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Dolores the Karpas donkey

This goes back to 2010 when my life in Karsiyaka was being turned into a nightmare by Akfinans Bank Limited. It demonstrates that the British sense of humour in me was and still is alive and well

“Having spent a week, looking out at every noise, expecting a knock on the door any minute, I decided, enough is enough, and we would take a trip out for the day, the obvious choice and one of our favourite places, the Karpas.

We took the by-pass up to Girne and then headed out on the Tatlisu road. Tatalisu is where you will find many villas built by Kulaksiz and a particularly large unfinished site of theirs. There was no sign of work going on as we passed this site. We had not been out that way for nearly a year and were surprised at the amount of roadwork that has been finished since our last trip. We attempted to keep on the coast road for as long as we could, but diversions were carrying us back to the new road.

Chris was particularly struck by the number of unfinished, and it would appear unsold, properties and we both remarked how sad it was that this wonderful God given resource had not been developed more sensitively and with Eco tourism targeted.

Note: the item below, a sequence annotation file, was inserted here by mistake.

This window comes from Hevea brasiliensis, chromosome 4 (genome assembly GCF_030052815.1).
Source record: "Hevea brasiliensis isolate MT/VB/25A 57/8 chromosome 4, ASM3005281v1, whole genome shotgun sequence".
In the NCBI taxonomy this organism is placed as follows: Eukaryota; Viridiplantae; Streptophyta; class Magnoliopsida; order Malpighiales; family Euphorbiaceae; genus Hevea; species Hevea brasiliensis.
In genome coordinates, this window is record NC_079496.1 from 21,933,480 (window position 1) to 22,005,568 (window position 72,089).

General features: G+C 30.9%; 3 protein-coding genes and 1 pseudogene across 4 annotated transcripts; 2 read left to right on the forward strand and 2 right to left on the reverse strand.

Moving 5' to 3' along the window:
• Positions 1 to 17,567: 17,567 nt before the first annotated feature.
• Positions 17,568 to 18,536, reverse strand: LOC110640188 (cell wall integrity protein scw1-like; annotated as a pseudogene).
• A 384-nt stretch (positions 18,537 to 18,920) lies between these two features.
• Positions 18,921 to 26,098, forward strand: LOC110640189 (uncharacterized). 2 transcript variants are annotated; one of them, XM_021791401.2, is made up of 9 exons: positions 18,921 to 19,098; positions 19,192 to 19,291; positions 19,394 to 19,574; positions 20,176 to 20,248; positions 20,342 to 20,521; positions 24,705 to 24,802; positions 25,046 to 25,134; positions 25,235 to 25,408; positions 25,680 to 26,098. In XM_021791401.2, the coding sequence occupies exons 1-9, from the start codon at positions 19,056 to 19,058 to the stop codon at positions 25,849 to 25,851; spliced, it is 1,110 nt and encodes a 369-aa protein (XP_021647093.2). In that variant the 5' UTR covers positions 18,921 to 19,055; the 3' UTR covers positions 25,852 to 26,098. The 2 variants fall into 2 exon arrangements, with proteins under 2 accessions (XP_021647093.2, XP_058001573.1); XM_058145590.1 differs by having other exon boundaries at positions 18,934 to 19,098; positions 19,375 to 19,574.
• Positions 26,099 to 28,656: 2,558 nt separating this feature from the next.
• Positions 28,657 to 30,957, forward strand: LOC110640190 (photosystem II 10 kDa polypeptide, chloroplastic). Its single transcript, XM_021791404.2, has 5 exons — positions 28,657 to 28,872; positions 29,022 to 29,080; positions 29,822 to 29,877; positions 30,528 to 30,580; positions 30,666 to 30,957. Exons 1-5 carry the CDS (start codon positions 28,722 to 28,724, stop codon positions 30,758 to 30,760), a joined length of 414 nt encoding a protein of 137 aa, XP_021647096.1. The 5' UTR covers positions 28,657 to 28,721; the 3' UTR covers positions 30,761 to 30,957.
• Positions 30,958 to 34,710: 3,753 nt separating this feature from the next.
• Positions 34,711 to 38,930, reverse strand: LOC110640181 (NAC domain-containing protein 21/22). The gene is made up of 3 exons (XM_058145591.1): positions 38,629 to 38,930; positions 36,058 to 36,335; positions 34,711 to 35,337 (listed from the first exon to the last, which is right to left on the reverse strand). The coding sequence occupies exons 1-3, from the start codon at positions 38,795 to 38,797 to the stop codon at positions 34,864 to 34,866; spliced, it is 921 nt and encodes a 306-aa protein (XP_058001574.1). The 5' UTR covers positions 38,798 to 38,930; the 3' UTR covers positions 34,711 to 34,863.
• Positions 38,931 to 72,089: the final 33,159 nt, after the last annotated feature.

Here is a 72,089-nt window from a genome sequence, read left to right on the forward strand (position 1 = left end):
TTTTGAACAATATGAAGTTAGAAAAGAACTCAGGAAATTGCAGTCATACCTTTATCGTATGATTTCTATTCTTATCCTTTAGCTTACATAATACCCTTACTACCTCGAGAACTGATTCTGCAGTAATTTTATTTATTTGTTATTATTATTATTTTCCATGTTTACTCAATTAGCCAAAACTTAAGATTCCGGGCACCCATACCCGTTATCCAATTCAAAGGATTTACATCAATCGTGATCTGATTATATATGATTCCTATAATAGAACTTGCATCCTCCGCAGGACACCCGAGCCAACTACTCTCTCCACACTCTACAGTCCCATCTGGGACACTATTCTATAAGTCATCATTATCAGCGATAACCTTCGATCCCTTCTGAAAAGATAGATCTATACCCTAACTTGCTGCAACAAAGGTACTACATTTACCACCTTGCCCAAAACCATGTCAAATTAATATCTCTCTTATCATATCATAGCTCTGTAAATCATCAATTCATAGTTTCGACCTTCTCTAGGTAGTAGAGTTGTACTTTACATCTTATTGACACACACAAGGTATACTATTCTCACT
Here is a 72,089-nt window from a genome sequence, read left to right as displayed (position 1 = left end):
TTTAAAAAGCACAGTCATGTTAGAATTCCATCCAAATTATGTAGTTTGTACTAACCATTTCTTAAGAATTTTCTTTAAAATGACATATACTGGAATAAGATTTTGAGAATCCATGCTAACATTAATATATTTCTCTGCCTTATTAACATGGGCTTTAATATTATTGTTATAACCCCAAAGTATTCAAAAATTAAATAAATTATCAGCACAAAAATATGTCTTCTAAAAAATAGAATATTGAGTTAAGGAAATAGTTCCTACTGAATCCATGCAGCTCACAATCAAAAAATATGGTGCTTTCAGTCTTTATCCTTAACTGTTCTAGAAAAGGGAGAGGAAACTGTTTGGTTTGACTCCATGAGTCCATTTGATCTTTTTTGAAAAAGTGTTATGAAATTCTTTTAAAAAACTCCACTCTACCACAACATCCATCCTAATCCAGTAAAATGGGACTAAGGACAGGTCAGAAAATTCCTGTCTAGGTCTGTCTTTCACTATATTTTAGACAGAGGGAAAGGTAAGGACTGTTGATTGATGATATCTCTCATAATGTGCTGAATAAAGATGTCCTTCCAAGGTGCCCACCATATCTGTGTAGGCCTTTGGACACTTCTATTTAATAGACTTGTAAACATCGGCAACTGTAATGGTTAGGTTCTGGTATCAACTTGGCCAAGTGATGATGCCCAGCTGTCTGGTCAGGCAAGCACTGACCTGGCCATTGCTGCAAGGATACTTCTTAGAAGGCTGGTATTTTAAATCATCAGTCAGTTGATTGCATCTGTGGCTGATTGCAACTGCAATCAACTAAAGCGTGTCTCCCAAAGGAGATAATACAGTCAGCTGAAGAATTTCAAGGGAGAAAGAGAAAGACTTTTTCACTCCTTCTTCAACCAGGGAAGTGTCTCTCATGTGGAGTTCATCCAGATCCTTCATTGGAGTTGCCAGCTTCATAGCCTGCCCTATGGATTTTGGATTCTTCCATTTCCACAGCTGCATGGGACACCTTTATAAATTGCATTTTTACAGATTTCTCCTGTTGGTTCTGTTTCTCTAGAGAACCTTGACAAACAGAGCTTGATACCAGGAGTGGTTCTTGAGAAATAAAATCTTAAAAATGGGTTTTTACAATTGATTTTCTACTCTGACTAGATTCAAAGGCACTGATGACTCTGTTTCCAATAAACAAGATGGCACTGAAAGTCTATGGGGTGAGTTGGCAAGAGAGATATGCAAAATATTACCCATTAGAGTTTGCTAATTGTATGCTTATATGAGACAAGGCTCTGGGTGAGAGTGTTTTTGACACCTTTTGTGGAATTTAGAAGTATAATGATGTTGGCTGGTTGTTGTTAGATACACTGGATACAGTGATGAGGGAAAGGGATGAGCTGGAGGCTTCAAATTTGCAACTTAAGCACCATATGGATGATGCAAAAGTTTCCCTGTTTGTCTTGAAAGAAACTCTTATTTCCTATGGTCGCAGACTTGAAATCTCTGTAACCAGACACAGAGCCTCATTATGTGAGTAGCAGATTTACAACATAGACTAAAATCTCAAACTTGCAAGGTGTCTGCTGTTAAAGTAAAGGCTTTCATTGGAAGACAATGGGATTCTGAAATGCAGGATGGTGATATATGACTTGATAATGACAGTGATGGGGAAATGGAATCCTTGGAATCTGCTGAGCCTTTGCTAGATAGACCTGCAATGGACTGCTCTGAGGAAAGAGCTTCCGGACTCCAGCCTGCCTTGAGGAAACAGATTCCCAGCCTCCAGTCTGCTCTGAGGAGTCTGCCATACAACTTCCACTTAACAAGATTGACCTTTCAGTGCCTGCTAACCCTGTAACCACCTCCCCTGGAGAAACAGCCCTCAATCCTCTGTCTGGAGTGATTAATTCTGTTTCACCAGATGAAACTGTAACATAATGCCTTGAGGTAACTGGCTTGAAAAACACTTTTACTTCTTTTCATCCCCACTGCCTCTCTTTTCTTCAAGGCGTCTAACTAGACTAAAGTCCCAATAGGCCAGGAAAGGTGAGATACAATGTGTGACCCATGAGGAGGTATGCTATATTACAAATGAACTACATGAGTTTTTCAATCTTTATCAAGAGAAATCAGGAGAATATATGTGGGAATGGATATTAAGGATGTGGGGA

There is a fairly long stretch of dirt road being worked on at the moment so if you are thinking of taking the same journey, be aware of this. Eventually we came to my favourite part, the miles of unspoiled beaches where the sand looks pink and the sea looks magnificent, truly a ‘feast for the eyes’. By this time we were beginning to wonder where all the donkeys were hiding. On our last visit we had seen at least thirty before we crossed the grid that heralds the start of the donkey sanctuary.

We travelled a short distance within the sanctuary when we saw a donkey on the side of the road. Naturally we drove very slowly past and then realised the donkey had moved to the middle of the road and was looking at the car, so we reversed back to say hello. As we reversed, we noticed the donkey was walking towards us and when she got near she shouted ‘ola!’

We were not surprised she spoke to us, we find that most animals do. We were more surprised she spoke Spanish. Chris tried a little ‘Spanglish’ but she laughed and said it was okay, she also spoke English. We introduced ourselves and she told us her name was Dolores. She was obviously very pregnant or as Chris says, she had a belly full of arms and legs or, in Dolores’s case, legs and legs.

She also informed us she was the official tour guide donkey and that during peak season she wore a red donkey jacket so that the tourists would be able to single her out if they needed information. We asked her politely when the baby was due, and she replied any time now. I enquired about the father and she said her husband Donkeyote was still in Spain, apparently he has a fetish about windmills.